Click here for more from the March mental health issue of Contemporary Pediatrics.


1. Jafferany M, Pastolero P. Psychiatric and psychological impact of chronic skin disease. Prim Care Companion CNS Disord. 2018;20(2):17nr02247. doi:10.4088/PCC.17nr02247

2. Kelly KA, Balogh EA, Kaplan SG, Feldman SR. Skin disease in children: effects on quality of life, stigmatization, bullying, and suicide risk in pediatric acne, atopic dermatitis, and psoriasis patients. Children (Basel). 2021;8(11):1057. doi:10.3390/children8111057

3. Gonzalez J, Cunningham K, Perlmutter J, Gottlieb A. Systematic review of health-related quality of life in adolescents with psoriasis. Dermatology.2016;232(5):541-549. doi:10.1159/000450826

4. Relvas M, Torres T. Pediatric psoriasis. Am J Clin Dermatol. 2017;18(6):797-811. doi:10.1007/s40257-017-0294-9

5. Bronckers IM, Paller AS, van Geel MJ, van de Kerkhof PC, Seyger MM. Psoriasis in children and adolescents: diagnosis, management and comorbidities. Paediatr Drugs. 2015;17(5):373-384. doi:10.1007/s40272-015-0137-1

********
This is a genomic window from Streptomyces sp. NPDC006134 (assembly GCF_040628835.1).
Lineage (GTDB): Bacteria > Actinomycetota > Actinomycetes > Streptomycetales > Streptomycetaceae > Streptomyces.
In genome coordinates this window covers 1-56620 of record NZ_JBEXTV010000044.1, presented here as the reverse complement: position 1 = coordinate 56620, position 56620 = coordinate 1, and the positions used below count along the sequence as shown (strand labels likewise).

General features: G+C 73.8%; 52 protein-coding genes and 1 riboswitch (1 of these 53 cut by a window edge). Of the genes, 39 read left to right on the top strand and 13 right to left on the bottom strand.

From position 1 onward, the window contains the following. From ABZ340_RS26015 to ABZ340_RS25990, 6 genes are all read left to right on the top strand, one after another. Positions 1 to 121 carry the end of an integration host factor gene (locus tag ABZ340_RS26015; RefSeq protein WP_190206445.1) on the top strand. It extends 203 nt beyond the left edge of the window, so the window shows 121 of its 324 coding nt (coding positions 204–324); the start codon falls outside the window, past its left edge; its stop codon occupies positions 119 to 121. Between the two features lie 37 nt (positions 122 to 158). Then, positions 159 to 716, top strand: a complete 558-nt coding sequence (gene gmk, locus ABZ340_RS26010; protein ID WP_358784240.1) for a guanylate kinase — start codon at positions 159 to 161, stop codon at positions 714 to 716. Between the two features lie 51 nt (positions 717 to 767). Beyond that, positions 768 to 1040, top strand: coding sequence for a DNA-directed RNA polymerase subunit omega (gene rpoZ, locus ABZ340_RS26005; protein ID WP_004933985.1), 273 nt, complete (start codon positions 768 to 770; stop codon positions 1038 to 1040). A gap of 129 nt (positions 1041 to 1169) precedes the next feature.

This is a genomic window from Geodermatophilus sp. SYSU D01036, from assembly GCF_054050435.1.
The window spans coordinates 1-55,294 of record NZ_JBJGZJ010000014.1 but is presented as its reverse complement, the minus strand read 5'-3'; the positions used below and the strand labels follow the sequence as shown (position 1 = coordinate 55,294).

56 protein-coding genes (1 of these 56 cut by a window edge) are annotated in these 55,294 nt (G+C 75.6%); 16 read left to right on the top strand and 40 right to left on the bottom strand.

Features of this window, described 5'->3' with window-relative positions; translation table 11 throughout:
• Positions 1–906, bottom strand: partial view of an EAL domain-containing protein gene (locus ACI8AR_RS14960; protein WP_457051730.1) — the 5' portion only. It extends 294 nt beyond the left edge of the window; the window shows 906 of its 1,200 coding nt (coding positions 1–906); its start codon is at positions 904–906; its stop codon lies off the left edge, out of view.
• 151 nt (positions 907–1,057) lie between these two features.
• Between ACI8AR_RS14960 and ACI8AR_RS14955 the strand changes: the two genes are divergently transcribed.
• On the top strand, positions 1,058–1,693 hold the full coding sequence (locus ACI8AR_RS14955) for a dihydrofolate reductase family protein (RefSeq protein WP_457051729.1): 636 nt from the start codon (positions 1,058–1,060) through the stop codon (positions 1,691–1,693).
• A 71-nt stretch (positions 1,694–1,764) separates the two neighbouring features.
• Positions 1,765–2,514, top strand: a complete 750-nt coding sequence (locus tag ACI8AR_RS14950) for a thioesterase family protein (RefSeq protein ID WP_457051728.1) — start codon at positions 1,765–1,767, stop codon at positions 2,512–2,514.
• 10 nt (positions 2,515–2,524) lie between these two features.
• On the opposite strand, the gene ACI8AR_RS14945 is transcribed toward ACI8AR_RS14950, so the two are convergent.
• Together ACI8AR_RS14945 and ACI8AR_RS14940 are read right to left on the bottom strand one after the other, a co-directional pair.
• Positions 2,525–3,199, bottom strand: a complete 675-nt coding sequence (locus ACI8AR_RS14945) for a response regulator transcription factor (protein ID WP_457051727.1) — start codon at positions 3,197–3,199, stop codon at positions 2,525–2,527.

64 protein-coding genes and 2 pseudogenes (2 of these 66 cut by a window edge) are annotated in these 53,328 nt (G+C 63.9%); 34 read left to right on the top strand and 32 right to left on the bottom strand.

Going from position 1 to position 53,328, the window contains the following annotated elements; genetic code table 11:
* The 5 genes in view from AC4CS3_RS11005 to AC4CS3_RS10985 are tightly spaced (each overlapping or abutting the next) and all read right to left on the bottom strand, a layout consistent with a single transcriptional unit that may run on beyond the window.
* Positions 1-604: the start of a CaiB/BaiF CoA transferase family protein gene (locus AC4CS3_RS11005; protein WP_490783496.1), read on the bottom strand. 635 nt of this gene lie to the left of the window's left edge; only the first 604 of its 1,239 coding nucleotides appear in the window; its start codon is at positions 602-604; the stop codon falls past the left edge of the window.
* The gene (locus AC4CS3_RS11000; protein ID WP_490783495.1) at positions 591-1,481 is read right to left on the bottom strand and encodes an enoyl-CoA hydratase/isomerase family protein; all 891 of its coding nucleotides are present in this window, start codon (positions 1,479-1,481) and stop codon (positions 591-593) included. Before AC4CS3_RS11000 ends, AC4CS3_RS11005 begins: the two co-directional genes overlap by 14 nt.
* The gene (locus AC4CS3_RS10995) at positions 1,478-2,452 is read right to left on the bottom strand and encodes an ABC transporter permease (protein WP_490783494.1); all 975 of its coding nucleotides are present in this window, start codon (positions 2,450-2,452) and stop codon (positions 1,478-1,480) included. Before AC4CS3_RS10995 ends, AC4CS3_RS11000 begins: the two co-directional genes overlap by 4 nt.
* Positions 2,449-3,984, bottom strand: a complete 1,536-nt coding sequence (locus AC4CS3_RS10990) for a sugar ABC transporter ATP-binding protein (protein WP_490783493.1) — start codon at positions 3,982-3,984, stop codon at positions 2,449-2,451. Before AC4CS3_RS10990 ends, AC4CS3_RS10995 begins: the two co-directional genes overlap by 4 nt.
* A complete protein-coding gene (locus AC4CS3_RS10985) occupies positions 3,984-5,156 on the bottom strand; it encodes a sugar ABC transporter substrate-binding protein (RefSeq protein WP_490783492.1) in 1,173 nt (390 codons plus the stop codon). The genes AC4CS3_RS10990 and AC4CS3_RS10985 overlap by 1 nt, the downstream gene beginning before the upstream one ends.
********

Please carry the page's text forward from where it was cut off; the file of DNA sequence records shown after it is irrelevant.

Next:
6. Dhar S, Srinivas SM. Psoriasis in pediatric age group. Indian J Dermatol. 2022;67(4):374-380. doi:10.4103/ijd.ijd_570_22

7. Kang BY, O’Haver J, Andrews ID. Pediatric psoriasis comorbidities: screening recommendations for the primary care provider. J Pediatr Health Care. 2021;35(3):337-350. doi:10.1016/j.pedhc.2020.12.006

8. Schlachter S, Sommer R, Augustin M, Tsianakas A, Westphal L. A comparative analysis of the predictors, extent and impacts of self-stigma in patients with psoriasis and atopic dermatitis. Acta Derm Venereol. 2023:103:adv3962. doi:10.2340/actadv.v103.3962

9. Eisenberg ME, Aalsma MC; Society for Adolescent Medicine. Bullying and peer victimization: position paper of the Society for Adolescent Medicine. J Adolesc Health. 2005;36(1):88-91. doi:10.1016/j.jadohealth.2004.09.004

10. Nicholas MN, Gooderham M. Psoriasis, depression, and suicidality. Skin Therapy Lett.2017;22(3):1-4.